WASHINGTON (CN) - U.S. District Judge G. Thomas Porteous Jr. says a House Impeachment Task Force is trying to use immunized testimony he gave while under criminal investigation to make a case for his impeachment. Porteous has served on the bench at the Eastern District of Louisiana since 1994.
Porteous is being investigated for allegations of perjury: signing false financial disclosure forms under oath to conceal "cash and things of value that he solicited and received from lawyers appearing in litigation before him," according to a report from the Judicial Conference of the United States and news reports.
In his federal complaint, Porteous says the Department of Justice investigated him for suspicion of judicial misconduct from 1999 to 2007. The DOJ concluded the investigation in 2007 without filing criminal charges, but said "that it was forwarding the evidence gathered during its investigation for possible disciplinary proceedings and, if warranted, certification for possible impeachment by Congress."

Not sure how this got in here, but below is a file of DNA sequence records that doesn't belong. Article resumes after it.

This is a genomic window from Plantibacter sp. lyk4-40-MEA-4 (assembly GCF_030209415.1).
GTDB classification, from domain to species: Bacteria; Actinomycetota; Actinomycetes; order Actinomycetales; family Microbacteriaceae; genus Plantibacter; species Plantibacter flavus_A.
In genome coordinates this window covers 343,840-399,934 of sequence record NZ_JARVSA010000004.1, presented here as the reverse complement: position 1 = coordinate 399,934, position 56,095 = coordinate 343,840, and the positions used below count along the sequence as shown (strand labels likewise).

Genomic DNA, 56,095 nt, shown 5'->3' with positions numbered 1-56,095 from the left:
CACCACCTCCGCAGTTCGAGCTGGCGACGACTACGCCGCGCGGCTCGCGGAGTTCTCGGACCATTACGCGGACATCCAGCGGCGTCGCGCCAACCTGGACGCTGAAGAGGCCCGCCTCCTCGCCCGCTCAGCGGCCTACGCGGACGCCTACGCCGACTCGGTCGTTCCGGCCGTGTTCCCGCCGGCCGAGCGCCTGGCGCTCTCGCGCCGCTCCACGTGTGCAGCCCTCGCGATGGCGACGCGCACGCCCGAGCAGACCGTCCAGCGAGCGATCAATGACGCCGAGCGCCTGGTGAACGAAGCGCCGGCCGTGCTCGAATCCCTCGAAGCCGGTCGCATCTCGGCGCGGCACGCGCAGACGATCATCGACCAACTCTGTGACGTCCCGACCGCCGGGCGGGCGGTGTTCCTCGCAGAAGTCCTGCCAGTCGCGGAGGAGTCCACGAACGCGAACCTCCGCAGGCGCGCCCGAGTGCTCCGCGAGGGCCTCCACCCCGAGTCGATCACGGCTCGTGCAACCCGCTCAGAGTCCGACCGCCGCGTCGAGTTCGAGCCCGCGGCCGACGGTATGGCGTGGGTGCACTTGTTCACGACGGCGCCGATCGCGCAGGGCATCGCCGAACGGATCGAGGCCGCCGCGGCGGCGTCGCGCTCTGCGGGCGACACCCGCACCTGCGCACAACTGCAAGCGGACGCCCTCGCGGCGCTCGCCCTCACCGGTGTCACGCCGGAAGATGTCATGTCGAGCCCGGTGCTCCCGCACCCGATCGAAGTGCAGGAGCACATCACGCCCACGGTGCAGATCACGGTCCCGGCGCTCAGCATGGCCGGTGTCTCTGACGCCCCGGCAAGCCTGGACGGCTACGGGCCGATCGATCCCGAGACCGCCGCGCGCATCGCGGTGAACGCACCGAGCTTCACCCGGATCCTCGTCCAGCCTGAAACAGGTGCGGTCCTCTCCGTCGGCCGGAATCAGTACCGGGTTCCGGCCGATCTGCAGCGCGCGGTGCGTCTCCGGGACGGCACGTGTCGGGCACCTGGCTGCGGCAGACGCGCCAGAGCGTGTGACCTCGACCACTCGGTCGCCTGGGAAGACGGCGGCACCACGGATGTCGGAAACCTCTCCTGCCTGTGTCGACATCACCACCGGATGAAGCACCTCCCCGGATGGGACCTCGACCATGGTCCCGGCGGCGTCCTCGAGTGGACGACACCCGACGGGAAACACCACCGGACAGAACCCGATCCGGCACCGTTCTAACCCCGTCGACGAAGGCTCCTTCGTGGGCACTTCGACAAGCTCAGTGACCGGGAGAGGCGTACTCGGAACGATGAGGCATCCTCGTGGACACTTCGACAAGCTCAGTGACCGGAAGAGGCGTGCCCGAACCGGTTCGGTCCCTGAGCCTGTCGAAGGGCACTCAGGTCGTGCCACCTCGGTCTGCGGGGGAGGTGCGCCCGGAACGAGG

The chief judge of the 5th Circuit appointed a Special Investigatory Committee and on Oct. 29, 2007, "Porteous' testimony was compelled under a grant of statutory immunity," according to the complaint.
"Based upon the hearing, on Nov. 20, 2007, the Special Committee issued a report to the Judicial Counsel of the 5th District concluding that Judge Porteous committed misconduct that might constitute one or more grounds for impeachment."
On Sept. 17, 2008, the House of Representatives passed H.R. 1448, directing the Judiciary Committee to "inquire whether the House should impeach Judge Porteous."
On Jan. 13, 2009, the House passed H.R. 15, continuing the investigation.
Porteous says that the House Judiciary Committee's Impeachment Task Force, comprised of defendants Alan Baron, Mark Dubester and Harold Damelin, used immunized testimony he gave during the criminal investigation.
Baron is the task force's special counsel, Dubester the majority counsel and Damelin the minority counsel.
Porteous claims that the task force "made use of [the testimony] in determining the course of the impeachment investigation, in interviewing witnesses, and in considering what additional evidence to seek or what investigative leads to pursue."
Porteous says that violated the 5th Amendment. He seeks an injunction preventing use of the 125-page testimony in the impeachment investigation.
He is represented by Richard Wesling with Ober, Kaler, Grimes & Shriver.
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